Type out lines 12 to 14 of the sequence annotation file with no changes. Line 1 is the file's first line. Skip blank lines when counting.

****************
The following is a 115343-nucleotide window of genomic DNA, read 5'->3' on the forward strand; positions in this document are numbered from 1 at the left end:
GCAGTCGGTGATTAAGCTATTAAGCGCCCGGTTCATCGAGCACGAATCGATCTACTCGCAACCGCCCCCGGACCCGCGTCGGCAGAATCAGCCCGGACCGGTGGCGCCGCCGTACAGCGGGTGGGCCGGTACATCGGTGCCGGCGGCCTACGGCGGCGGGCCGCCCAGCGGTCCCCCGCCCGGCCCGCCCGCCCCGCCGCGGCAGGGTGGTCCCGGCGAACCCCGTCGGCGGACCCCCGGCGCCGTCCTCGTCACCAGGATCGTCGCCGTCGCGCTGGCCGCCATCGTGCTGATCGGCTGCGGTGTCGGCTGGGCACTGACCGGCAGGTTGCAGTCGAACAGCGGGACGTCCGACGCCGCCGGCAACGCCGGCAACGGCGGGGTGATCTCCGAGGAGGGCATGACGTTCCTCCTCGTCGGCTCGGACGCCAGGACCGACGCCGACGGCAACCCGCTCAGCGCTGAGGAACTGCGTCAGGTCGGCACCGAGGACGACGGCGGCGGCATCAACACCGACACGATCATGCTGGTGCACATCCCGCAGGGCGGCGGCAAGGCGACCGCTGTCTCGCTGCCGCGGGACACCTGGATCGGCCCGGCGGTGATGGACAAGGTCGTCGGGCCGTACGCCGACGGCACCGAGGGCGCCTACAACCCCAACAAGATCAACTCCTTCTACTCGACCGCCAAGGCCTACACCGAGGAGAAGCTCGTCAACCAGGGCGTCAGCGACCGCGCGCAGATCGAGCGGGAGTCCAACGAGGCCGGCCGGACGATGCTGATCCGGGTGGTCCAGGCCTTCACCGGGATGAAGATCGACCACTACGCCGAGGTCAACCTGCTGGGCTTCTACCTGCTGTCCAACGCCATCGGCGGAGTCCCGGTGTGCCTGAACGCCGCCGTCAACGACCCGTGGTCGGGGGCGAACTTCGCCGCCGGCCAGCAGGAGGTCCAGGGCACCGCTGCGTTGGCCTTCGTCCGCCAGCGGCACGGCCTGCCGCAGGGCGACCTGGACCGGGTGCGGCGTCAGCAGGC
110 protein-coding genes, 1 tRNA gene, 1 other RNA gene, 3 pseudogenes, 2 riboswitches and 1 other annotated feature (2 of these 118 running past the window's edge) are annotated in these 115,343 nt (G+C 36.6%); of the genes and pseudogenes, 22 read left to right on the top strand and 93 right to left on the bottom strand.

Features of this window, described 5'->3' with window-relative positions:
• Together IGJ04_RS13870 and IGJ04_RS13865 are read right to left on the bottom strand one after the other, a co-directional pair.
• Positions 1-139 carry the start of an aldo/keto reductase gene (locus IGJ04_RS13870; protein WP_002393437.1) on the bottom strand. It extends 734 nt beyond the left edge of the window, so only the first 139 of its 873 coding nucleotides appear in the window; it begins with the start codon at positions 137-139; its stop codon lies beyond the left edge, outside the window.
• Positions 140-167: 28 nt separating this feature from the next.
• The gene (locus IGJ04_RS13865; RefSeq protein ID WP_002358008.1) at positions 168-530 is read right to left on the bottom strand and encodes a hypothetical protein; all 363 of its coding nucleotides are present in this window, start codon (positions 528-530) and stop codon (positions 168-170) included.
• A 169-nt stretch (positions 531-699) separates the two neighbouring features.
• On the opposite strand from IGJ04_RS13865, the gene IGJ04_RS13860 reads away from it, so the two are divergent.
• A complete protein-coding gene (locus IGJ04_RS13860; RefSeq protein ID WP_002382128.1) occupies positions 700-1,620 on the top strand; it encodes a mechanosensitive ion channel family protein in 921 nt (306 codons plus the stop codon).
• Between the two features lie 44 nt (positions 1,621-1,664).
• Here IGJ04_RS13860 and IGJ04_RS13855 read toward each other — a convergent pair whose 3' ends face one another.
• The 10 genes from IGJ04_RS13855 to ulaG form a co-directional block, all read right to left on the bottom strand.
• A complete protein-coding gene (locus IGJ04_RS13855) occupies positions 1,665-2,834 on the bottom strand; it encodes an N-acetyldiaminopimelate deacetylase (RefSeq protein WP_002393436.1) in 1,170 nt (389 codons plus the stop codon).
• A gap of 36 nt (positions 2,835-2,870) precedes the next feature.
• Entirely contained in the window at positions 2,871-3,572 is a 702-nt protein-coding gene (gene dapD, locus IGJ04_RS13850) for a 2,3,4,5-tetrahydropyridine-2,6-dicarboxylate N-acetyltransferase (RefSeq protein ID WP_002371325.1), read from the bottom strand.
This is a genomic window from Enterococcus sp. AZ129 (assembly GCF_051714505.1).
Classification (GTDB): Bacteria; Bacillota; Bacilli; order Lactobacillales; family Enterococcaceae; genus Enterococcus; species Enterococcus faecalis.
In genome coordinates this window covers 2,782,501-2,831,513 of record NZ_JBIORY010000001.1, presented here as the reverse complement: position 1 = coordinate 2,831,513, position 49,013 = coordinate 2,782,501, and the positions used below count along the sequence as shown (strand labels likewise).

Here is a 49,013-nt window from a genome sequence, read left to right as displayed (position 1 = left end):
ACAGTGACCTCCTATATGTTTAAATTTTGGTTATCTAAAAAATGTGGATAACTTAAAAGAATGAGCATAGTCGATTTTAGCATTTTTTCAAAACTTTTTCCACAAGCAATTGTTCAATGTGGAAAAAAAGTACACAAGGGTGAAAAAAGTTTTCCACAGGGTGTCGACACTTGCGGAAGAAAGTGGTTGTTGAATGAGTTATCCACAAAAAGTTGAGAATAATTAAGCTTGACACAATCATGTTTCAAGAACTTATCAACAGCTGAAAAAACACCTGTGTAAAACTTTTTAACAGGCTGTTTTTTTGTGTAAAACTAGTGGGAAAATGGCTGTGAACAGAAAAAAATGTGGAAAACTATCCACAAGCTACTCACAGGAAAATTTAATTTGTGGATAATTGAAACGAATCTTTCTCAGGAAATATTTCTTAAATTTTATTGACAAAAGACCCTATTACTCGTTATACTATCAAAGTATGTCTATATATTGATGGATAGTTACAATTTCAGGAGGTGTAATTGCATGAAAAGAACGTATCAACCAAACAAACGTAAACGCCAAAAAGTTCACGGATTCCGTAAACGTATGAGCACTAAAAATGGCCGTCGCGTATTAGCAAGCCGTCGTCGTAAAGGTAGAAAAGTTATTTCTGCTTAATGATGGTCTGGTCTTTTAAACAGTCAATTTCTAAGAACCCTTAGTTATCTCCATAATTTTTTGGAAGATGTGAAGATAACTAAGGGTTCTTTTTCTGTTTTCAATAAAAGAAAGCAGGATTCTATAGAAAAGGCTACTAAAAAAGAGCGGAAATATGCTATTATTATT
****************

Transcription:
• Between the two features lie 44 nt (positions 1,621-1,664).
• Here IGJ04_RS13860 and IGJ04_RS13855 read toward each other — a convergent pair whose 3' ends face one another.
• The 10 genes from IGJ04_RS13855 to ulaG form a co-directional block, all read right to left on the bottom strand.